Deficiency of mannose-binding lectin-associated serine protease-2 associated with increased risk of fever and neutropenia in pediatric cancer patients

Schlapbach L.J., Aebi C., Otth M., Leibundgut K., Hirt A. and Ammann R.A. (2007) Deficiency of mannose-binding lectin-associated serine protease-2 associated with increased risk of fever and neutropenia in pediatric cancer patients. Pediatric Infectious Disease Journal, 26 11: 989-994. doi:10.1097/INF.0b013e31811ffe6a


Author Schlapbach L.J.
Aebi C.
Otth M.
Leibundgut K.
Hirt A.
Ammann R.A.
Title Deficiency of mannose-binding lectin-associated serine protease-2 associated with increased risk of fever and neutropenia in pediatric cancer patients
Journal name Pediatric Infectious Disease Journal   Check publisher's open access policy
ISSN 0891-3668
Publication date 2007-01-01
Year available 2007
Sub-type Article (original research)
DOI 10.1097/INF.0b013e31811ffe6a
Volume 26
Issue 11
Start page 989
End page 994
Total pages 6
Publisher LIPPINCOTT WILLIAMS & WILKINS
Language eng
Subject 2735 Pediatrics, Perinatology, and Child Health
2726 Microbiology (medical)
Abstract BACKGROUND: Mannose-binding lectin-associated serine protease-2 (MASP-2) is an essential component of the lectin pathway of complement activation. MASP-2 deficiency is common because of genetic polymorphisms, but its impact on susceptibility to infection is largely unknown. The aim of the present study was to determine whether children with cancer and MASP-2 deficiency develop more frequent or more severe episodes of fever and severe chemotherapy-induced neutropenia (FN). METHODS: Serum MASP-2 was measured by enzyme-linked immunosorbent assay at the time of diagnosis in children treated with chemotherapy for cancer. Association of FN episodes with MASP-2 concentration was analyzed using Poisson regression accounting for chemotherapy intensity and duration. RESULTS: Median MASP-2 in 94 children was 527 ng/mL (interquartile range, 367-686). Nine (10%) children had MASP-2 deficiency (<200 ng/mL). During a cumulative chemotherapy exposure time of 82 years, 177 FN episodes were recorded. MASP-2 deficient children had a significantly increased risk of developing FN (multivariate risk ratio, 2.08; 95% confidence interval, 1.31-3.21; P = 0.002), translating into significantly prolonged cumulative duration of hospitalization and of intravenous antimicrobial therapy. They experienced significantly more episodes of FN without a microbiologically defined etiology, and there was a trend toward more frequent episodes of FN with bacteremia. CONCLUSION: In this study, MASP-2 deficiency was associated with an increased risk of FN in children treated with chemotherapy for cancer. MASP-2 deficiency represents a novel risk factor for chemotherapy-related infections.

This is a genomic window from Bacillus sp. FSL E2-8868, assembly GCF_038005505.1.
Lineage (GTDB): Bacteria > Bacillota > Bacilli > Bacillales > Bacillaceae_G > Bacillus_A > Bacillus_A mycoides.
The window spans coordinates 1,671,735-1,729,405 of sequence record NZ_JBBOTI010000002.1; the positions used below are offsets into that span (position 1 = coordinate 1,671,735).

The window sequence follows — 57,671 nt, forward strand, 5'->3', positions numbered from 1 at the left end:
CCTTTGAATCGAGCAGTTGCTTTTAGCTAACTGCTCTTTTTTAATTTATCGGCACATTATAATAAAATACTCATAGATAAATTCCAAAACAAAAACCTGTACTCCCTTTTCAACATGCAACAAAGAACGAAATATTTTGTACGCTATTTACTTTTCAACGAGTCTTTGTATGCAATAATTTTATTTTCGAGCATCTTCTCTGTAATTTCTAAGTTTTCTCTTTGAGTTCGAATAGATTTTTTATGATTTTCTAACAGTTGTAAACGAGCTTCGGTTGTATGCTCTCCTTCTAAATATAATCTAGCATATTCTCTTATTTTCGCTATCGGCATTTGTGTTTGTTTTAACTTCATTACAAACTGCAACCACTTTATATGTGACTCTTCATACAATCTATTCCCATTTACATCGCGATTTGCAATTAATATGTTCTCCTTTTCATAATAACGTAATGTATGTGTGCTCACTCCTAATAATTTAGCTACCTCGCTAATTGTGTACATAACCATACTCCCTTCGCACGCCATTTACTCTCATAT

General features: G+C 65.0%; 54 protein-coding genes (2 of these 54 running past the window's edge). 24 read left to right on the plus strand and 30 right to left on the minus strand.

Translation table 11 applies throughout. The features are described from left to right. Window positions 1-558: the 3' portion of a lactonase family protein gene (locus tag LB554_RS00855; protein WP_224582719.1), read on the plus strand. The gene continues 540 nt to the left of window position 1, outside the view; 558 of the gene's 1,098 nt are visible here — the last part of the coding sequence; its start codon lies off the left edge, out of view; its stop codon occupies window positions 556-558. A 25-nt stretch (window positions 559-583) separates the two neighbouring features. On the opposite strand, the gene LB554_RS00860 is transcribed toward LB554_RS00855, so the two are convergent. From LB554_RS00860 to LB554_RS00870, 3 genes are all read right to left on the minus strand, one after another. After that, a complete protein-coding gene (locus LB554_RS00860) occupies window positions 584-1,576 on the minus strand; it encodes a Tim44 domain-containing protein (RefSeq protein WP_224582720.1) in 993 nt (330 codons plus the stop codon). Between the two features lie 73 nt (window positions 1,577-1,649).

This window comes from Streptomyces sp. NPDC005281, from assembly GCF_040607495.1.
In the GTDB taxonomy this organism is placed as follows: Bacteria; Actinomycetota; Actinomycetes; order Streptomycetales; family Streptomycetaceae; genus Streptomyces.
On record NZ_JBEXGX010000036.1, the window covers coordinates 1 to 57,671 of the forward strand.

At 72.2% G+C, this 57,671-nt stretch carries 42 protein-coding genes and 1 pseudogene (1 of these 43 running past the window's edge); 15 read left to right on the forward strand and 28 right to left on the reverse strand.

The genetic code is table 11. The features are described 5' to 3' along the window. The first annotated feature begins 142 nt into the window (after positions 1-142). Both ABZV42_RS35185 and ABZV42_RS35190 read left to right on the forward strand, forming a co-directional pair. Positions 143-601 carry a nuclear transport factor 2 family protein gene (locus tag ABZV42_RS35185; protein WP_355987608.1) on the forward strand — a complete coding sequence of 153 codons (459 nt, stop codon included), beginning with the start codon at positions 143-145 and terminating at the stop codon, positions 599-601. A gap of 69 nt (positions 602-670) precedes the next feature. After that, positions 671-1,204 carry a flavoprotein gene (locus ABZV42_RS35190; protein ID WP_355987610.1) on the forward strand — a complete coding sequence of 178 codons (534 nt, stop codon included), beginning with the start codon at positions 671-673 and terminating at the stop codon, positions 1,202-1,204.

Keyword Bacteremia
Fever and neutropenia
Innate immunity
Mannose-binding lectin-associated serine protease-2 (MASP-2)
Q-Index Code C1
Q-Index Status Provisional Code
Institutional Status Unknown

Document type: Journal Article
Sub-type: Article (original research)
Collection: ResearcherID Downloads - Archived
 
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